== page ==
Raluca Petrican, Rachel Shayna Rosenbaum, Cheryl Grady
Resonance with the inner states of another social actor is regarded as a hallmark of emotional closeness. Nevertheless, sensitivity to potential incongruities between one's own and an intimate partner's subjective experience is reportedly also important for close relationship quality. Here, we tested whether perceivers show greater neurobehavioral responsiveness to a spouse's positive (rather than negative) context-incongruent emotions, and whether this effect is influenced by the perceiver's satisfaction with the relationship...
October 2015: Human Brain Mapping
https://www.readbyqxmd.com/read/25929825/5-httlpr-differentially-predicts-brain-network-responses-to-emotional-faces
#12
Patrick M Fisher, Cheryl L Grady, Martin K Madsen, Stephen C Strother, Gitte M Knudsen
The effects of the 5-HTTLPR polymorphism on neural responses to emotionally salient faces have been studied extensively, focusing on amygdala reactivity and amygdala-prefrontal interactions. Despite compelling evidence that emotional face paradigms engage a distributed network of brain regions involved in emotion, cognitive and visual processing, less is known about 5-HTTLPR effects on broader network responses. To address this, we evaluated 5-HTTLPR differences in the whole-brain response to an emotional faces paradigm including neutral, angry and fearful faces using functional magnetic resonance imaging in 76 healthy adults...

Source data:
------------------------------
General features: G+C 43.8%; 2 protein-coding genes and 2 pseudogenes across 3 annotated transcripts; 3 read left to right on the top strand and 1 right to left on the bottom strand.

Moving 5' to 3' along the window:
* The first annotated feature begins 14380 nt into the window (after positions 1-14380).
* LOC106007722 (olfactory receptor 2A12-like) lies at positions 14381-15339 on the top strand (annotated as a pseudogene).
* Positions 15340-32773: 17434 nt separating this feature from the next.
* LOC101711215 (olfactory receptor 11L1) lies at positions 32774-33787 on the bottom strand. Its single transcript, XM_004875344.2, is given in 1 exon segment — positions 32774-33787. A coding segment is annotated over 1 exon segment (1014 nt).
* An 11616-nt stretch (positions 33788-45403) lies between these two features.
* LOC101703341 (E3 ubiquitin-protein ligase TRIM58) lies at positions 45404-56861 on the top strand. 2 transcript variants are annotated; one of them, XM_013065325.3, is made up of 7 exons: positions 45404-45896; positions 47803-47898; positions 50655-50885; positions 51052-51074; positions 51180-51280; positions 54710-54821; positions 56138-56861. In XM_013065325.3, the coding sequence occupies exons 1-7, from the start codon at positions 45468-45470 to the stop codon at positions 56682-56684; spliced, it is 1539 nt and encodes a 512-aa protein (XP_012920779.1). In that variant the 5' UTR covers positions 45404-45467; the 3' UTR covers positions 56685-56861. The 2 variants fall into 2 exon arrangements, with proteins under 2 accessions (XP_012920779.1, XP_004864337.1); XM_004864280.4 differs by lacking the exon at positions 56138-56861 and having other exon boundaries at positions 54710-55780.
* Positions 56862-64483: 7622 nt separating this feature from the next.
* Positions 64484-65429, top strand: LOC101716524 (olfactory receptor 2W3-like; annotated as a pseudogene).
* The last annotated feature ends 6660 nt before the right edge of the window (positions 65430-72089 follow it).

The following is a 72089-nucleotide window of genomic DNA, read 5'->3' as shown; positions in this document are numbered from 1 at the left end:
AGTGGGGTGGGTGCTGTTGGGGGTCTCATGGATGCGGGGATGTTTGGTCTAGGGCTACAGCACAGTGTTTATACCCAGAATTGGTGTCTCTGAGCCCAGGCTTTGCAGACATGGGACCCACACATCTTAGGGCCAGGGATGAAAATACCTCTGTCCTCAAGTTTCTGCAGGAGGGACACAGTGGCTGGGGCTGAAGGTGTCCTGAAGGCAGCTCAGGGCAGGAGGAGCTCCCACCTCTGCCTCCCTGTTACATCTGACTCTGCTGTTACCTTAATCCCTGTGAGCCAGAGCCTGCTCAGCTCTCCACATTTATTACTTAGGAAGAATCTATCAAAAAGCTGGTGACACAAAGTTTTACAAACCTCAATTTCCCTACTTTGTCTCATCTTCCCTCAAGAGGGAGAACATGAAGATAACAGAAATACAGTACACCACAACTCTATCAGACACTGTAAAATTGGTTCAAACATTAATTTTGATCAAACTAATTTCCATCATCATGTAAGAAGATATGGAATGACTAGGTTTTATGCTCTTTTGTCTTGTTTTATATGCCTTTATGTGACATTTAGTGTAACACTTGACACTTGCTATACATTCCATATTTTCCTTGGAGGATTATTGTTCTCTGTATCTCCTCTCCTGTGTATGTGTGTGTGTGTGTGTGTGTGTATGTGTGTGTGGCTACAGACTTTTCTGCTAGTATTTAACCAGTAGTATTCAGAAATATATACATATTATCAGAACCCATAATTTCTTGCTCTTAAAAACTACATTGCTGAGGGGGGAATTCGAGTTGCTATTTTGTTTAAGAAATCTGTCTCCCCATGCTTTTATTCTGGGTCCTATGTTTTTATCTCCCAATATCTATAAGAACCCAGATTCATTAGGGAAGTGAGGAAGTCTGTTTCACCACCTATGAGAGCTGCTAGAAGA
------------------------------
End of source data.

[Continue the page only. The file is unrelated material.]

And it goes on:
July 2015: Human Brain Mapping
https://www.readbyqxmd.com/read/25882039/context-memory-decline-in-middle-aged-adults-is-related-to-changes-in-prefrontal-cortex-function
#13
Diana Kwon, David Maillet, Stamatoula Pasvanis, Elizabeth Ankudowich, Cheryl L Grady, M Natasha Rajah